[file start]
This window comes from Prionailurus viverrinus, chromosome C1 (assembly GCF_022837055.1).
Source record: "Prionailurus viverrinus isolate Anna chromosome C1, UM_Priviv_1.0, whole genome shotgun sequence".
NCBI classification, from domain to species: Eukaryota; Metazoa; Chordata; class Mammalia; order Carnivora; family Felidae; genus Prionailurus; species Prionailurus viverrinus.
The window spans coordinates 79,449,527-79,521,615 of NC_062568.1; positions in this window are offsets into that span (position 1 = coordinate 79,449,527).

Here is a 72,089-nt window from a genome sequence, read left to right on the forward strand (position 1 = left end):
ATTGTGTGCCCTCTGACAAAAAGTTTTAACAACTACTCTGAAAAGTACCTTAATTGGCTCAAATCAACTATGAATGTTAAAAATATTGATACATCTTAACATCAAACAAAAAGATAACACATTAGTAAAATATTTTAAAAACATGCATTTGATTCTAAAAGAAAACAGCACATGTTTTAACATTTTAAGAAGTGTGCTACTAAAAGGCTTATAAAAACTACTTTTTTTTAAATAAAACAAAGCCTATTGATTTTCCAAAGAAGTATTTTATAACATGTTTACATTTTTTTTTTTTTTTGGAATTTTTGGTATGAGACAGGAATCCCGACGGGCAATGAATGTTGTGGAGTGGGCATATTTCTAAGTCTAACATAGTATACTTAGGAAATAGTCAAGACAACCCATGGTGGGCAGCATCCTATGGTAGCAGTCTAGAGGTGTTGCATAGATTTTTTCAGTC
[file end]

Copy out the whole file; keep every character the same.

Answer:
This window comes from Prionailurus viverrinus, chromosome C1 (assembly GCF_022837055.1).
Source record: "Prionailurus viverrinus isolate Anna chromosome C1, UM_Priviv_1.0, whole genome shotgun sequence".
NCBI classification, from domain to species: Eukaryota; Metazoa; Chordata; class Mammalia; order Carnivora; family Felidae; genus Prionailurus; species Prionailurus viverrinus.
The window spans coordinates 79,449,527-79,521,615 of NC_062568.1; positions in this window are offsets into that span (position 1 = coordinate 79,449,527).

Here is a 72,089-nt window from a genome sequence, read left to right on the forward strand (position 1 = left end):
ATTGTGTGCCCTCTGACAAAAAGTTTTAACAACTACTCTGAAAAGTACCTTAATTGGCTCAAATCAACTATGAATGTTAAAAATATTGATACATCTTAACATCAAACAAAAAGATAACACATTAGTAAAATATTTTAAAAACATGCATTTGATTCTAAAAGAAAACAGCACATGTTTTAACATTTTAAGAAGTGTGCTACTAAAAGGCTTATAAAAACTACTTTTTTTTAAATAAAACAAAGCCTATTGATTTTCCAAAGAAGTATTTTATAACATGTTTACATTTTTTTTTTTTTTTGGAATTTTTGGTATGAGACAGGAATCCCGACGGGCAATGAATGTTGTGGAGTGGGCATATTTCTAAGTCTAACATAGTATACTTAGGAAATAGTCAAGACAACCCATGGTGGGCAGCATCCTATGGTAGCAGTCTAGAGGTGTTGCATAGATTTTTTCAGTC